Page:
Fire at old Kelowna church fuels debate about homeless people who shelter there | iNFOnews | Thompson-Okanagan's News Source

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Fire at old Kelowna church fuels debate about homeless people who shelter there

The fire was in the alcove to the left of the bus shelter at Kelowna's First United Church.
Image Credit: Google maps
August 14, 2021 - 7:00 AM

Kelowna’s Bernard Avenue stretches from a vibrant street café scene near Okanagan Lake through two beautiful blocks of heritage homes before it continues past Ethel Street.

But, in between, there are the trappings of poverty and homelessness that could have led to the disastrous destruction of one of the city’s oldest and most visible heritage buildings, the First United Church at Richter Street, early yesterday morning, Aug. 13.

That’s when a fire was discovered by a neighbour in the alcove facing Bernard Avenue where homeless people often shelter.

One man who was in that alcove stayed and talked to firefighters and police after the fire, which burned into the door, was extinguished.

“He said he had fallen asleep, that others were with him and he woke up and there was fire,” Cheryl Perry, Minister of Families and Social Justice with the church, told “He doesn’t seem to know exactly how it started.”

Fire officials reported that the fire was accidental.

While the fire was minor in nature, it triggered complaints from one nearby resident, who said many of her neighbours feel the same about the church’s refusal to block access to that alcove by installing a gate in front of the emergency exit door.

“It would be a real shame to lose that heritage site because they refuse to gate it,” the neighbour said. “It has been an ongoing problem for years. I’m not surprised it’s come down to this.”

Perry is well aware of the concerns of some neighbours but, part of what her church does is try to help the homeless. It has outreach programs and Tuesday and Thursday morning coffee services that includes handing out sandwiches to some of the very people who shelter in that alcove.

Sometimes people stay there on a regular basis and are known by name to Perry. Sometimes they ask for a mop and a bucket to clean up the area, she said.

If the alcove is gated off, they would have to find other places to shelter because they often have multiple issues that don’t make them suitable for the big supportive housing units that have been built in the last few years.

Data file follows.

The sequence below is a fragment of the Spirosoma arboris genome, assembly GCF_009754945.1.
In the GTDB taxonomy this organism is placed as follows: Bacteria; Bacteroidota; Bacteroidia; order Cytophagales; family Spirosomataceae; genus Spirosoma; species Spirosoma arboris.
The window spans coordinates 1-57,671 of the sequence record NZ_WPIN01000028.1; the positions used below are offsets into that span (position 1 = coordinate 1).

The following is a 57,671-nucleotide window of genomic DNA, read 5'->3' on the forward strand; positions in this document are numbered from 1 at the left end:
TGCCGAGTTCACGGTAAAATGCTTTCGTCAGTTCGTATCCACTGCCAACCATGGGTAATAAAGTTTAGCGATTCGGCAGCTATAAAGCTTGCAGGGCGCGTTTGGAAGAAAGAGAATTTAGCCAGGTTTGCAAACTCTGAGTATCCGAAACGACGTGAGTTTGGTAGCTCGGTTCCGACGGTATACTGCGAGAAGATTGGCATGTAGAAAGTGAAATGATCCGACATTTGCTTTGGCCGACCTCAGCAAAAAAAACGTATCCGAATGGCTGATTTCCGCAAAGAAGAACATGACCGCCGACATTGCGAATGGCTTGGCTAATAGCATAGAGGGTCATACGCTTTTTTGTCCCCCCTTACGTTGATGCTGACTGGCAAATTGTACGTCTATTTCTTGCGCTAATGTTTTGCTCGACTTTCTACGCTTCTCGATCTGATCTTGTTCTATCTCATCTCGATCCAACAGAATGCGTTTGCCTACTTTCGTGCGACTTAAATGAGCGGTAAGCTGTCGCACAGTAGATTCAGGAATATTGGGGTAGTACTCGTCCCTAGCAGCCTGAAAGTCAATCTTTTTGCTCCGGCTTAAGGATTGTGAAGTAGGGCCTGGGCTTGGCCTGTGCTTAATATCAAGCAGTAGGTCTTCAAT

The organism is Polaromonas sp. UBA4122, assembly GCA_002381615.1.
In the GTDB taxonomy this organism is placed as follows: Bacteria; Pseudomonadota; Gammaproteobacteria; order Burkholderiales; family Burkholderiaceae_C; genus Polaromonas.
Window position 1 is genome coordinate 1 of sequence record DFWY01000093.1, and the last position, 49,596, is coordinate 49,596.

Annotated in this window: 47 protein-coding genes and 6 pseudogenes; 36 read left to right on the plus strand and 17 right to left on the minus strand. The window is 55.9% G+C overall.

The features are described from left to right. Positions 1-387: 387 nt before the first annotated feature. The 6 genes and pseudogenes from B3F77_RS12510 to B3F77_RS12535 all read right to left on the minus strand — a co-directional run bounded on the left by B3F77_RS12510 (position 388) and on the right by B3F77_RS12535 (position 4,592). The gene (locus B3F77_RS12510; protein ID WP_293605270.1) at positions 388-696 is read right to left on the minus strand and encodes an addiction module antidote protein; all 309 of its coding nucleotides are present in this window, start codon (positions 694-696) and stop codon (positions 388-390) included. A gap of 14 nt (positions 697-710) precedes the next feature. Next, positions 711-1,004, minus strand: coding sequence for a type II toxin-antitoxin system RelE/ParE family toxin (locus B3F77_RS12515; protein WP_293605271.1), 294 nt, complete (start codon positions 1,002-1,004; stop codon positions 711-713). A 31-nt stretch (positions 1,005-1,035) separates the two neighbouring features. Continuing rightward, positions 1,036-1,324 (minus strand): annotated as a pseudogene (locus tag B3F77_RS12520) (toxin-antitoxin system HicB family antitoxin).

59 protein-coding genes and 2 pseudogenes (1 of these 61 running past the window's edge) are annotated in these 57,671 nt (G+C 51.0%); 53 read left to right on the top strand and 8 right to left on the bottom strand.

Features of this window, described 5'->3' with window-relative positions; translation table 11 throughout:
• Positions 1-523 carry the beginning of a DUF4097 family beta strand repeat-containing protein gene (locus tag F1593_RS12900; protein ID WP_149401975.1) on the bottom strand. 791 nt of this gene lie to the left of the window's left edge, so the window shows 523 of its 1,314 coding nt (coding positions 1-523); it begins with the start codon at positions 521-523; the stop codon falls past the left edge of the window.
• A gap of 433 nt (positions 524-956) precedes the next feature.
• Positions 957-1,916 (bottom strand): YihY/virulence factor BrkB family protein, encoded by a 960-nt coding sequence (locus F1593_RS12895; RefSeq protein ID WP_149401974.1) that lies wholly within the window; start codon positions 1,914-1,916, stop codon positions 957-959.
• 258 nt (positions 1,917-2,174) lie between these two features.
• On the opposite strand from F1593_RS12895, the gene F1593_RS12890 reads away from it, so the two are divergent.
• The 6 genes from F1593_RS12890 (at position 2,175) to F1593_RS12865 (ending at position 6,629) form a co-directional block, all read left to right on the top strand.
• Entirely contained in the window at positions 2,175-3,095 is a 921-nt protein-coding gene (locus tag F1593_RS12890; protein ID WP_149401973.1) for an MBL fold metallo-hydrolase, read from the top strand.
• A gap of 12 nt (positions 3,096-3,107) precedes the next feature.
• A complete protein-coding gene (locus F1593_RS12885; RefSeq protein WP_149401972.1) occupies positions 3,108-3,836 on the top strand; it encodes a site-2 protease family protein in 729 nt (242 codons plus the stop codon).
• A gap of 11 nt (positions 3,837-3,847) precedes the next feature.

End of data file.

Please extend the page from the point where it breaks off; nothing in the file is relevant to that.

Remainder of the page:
The neighbour complained about the garbage these people generate, drug paraphernalia and used condoms they leave behind and how disturbing their presence is for the elderly or people with young children using the bus stop near the alcove.

But Perry puts a different perspective on that.

“I ask people to consider, when they walk past somebody who is sleeping in that alcove and say, that looks terrible, it looks scary to me, I have children with me, I’m going to go to the bus stop that’s right there and I feel unsafe,” Perry said. “I ask them to think about it from the perspective of the person that is sleeping there.

“For them, they may wander all night because it’s not safe to lie down anywhere and, during the day, they feel safer exactly because you are walking by, because you’re at the bus stop, because it’s a busy corner and they can put their back against a building and have two other sides (walls) and know what’s coming at them and their possessions feel safer and everything. It’s all how we look at things.”

Knowing that everyone in the church’s congregation doesn’t feel the same way as she does about the homeless, she’s sure there will be further conversations about whether that alcove should be gated off.

As for the safety of the church, the door where the fire burned is very thick so the fire would have to burn for a long time before it penetrated into the building, which does have alarms, she said. Smoke did get into the building, which had to be vented by the fire department.

Awhile ago, the alarms did go off, triggered by a leak.

When one of the neighbours attending a coffee morning asked about it, Perry said it was nothing to worry about.

“But, I told him some people might wish for a match to be dropped here in this building,” she said. “It’s old. It was built in 1928 and has lots of problems. I was sort of joking. He looked at me and his eyes went really wide and he said, no Cheryl, this building means too much to too many people. That could never happen.

“It reminded me, in a good way, our church is trying to be a good member of this community and try to help people. People care about the building who don’t ever come to worship there or consider themselves members of First United.”

To contact a reporter for this story, email Rob Munro or call 250-808-0143 or email the editor. You can also submit photos, videos or news tips to the newsroom and be entered to win a monthly prize draw.

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